What is “genomics”?
Cancer develops when genetic material (DNA) becomes damaged or changed. We know some cancer- causing genetic changes are acquired (i.e. smoking), while others are inherited. Studying cancer genomics explores the differences between cancer cells and normal cells. Advances in understanding how cancer behaves at the genomic and molecular level are helping oncologists treat cancer with greater success. This is the key to precision medicine, treating each individual’s cancer as unique.
Guiding Cancer Therapy Using Molecular Imaging
Molecular-genetic imaging (also known as molecular imaging) combines conventional anatomic imaging (MRI, CT, PET or ultrasound) with genomic testing and enables doctors to literally see cancer at its molecular or genetic level. Because of this, molecular imaging has the potential to characterize the genotype and phenotype of cancer as well as predict response rates and likely outcomes to selected treatments… all without the need for tissue samples that would be obtained through surgery or biopsy.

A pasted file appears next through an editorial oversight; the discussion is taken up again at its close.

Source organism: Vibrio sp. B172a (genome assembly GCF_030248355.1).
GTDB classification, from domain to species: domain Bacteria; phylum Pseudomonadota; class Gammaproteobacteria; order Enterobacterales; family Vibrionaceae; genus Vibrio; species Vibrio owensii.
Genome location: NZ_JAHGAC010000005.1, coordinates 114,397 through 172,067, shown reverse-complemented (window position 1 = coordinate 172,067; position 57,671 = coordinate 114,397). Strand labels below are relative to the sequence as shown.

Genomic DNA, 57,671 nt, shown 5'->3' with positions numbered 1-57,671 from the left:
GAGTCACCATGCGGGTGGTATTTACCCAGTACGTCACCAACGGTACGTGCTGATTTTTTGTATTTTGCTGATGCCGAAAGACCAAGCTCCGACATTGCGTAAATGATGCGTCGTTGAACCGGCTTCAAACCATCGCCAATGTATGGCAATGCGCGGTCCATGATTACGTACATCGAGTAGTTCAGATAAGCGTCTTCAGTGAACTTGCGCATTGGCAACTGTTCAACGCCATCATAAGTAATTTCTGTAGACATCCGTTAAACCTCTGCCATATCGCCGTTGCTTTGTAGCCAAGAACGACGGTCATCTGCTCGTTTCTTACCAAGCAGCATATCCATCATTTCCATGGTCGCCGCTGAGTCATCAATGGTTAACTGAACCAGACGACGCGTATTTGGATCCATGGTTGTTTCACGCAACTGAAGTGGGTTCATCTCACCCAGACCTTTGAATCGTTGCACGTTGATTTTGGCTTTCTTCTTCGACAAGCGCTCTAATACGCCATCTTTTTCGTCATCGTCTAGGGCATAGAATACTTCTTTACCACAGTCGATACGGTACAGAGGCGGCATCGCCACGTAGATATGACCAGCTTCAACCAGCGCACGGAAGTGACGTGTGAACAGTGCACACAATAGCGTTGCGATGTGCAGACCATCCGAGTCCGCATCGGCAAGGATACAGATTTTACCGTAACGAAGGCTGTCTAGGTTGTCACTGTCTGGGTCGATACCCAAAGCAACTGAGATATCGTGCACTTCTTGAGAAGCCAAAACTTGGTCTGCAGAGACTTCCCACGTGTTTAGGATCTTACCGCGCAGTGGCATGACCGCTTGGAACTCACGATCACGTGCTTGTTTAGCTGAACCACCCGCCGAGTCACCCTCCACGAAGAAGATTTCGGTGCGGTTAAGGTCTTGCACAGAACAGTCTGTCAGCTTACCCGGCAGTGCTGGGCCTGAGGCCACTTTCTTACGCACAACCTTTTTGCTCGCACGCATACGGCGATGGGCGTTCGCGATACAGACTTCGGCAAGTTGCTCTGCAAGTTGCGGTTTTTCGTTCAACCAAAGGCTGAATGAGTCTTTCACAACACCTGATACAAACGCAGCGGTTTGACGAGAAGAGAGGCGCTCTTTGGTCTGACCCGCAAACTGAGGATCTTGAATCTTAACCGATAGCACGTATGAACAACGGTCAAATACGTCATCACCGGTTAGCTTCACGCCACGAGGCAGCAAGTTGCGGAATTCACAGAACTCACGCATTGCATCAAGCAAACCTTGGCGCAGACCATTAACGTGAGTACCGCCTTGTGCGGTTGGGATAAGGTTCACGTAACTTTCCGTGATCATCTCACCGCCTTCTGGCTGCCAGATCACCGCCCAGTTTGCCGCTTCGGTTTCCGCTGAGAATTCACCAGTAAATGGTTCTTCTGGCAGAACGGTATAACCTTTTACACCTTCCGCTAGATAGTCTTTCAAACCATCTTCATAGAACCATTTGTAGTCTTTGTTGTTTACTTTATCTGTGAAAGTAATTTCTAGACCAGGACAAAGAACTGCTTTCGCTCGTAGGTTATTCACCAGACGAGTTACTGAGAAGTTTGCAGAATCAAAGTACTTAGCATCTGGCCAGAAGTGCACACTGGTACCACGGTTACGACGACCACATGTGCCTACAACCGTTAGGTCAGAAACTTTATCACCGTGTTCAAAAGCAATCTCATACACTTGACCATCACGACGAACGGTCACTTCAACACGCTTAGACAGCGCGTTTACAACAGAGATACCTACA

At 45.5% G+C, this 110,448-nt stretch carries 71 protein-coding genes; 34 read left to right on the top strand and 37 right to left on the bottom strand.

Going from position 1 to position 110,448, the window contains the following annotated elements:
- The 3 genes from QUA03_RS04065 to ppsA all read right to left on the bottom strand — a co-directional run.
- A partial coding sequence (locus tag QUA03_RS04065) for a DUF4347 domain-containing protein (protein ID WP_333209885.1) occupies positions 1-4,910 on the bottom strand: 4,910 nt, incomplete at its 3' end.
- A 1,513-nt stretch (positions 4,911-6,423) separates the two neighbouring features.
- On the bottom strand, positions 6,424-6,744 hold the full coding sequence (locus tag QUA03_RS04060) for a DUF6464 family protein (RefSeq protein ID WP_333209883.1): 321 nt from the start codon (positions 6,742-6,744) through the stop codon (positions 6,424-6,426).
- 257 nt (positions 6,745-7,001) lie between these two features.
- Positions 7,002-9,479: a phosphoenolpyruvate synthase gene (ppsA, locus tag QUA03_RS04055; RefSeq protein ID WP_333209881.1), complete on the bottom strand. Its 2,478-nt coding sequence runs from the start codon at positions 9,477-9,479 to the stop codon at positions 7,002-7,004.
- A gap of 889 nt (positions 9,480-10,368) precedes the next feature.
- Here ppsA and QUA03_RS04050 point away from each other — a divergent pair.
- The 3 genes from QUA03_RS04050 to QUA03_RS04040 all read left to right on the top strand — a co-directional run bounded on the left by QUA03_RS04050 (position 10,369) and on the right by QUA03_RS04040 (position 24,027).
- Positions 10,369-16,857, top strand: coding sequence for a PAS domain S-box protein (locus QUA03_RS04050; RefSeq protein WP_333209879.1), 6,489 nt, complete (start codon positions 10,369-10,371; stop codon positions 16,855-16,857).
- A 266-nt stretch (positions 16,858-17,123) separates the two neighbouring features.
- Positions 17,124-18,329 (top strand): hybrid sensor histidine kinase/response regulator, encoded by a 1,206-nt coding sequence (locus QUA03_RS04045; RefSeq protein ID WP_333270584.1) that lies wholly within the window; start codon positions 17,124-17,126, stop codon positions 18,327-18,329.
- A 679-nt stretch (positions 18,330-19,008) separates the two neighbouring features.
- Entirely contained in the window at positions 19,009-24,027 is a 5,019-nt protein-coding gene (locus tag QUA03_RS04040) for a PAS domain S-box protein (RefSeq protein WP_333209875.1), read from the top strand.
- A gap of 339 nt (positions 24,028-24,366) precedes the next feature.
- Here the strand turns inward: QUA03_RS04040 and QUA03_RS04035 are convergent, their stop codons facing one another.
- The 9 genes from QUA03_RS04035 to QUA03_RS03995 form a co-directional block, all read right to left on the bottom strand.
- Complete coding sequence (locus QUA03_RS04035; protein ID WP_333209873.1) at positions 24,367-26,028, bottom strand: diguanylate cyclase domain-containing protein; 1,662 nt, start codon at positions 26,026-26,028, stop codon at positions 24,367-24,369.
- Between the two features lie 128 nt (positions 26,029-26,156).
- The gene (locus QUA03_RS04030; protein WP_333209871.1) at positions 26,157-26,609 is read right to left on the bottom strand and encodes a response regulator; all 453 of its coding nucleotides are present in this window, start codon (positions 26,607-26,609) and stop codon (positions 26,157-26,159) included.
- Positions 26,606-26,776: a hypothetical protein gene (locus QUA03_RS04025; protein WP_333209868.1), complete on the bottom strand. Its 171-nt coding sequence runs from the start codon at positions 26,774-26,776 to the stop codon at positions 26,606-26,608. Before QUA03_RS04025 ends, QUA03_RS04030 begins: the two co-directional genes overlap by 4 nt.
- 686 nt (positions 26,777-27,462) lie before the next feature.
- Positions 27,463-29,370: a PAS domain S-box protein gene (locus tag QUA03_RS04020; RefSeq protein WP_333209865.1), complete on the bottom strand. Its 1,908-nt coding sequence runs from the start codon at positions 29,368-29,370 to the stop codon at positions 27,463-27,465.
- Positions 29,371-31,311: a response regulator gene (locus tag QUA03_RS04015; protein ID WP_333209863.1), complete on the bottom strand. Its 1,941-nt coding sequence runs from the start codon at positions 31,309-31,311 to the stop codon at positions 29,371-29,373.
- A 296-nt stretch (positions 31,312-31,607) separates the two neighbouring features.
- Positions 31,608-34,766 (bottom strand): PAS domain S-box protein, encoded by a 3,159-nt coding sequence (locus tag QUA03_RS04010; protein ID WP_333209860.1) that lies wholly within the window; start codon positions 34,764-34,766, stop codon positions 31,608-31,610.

Molecular imaging is emerging as yet another tool doctors can use to help choose the most effective treatment(s) for individual patients. With molecular imaging, doctors can provide more personalized, effective treatments to their patients.
While traditional methods treat cancer based on the body part where the cancer first originated, genomic testing looks at cancer on the gene level. Genomic testing reveals the unique genomic drivers or the driver genes for each patient’s cancer.
When combined with the molecular imaging technology, deeper and more detailed information that is specific to an individual cancer patient could be obtained and analyzed by the oncologists, which empowers them to design optimal, individualized therapies to maximize treatment success.
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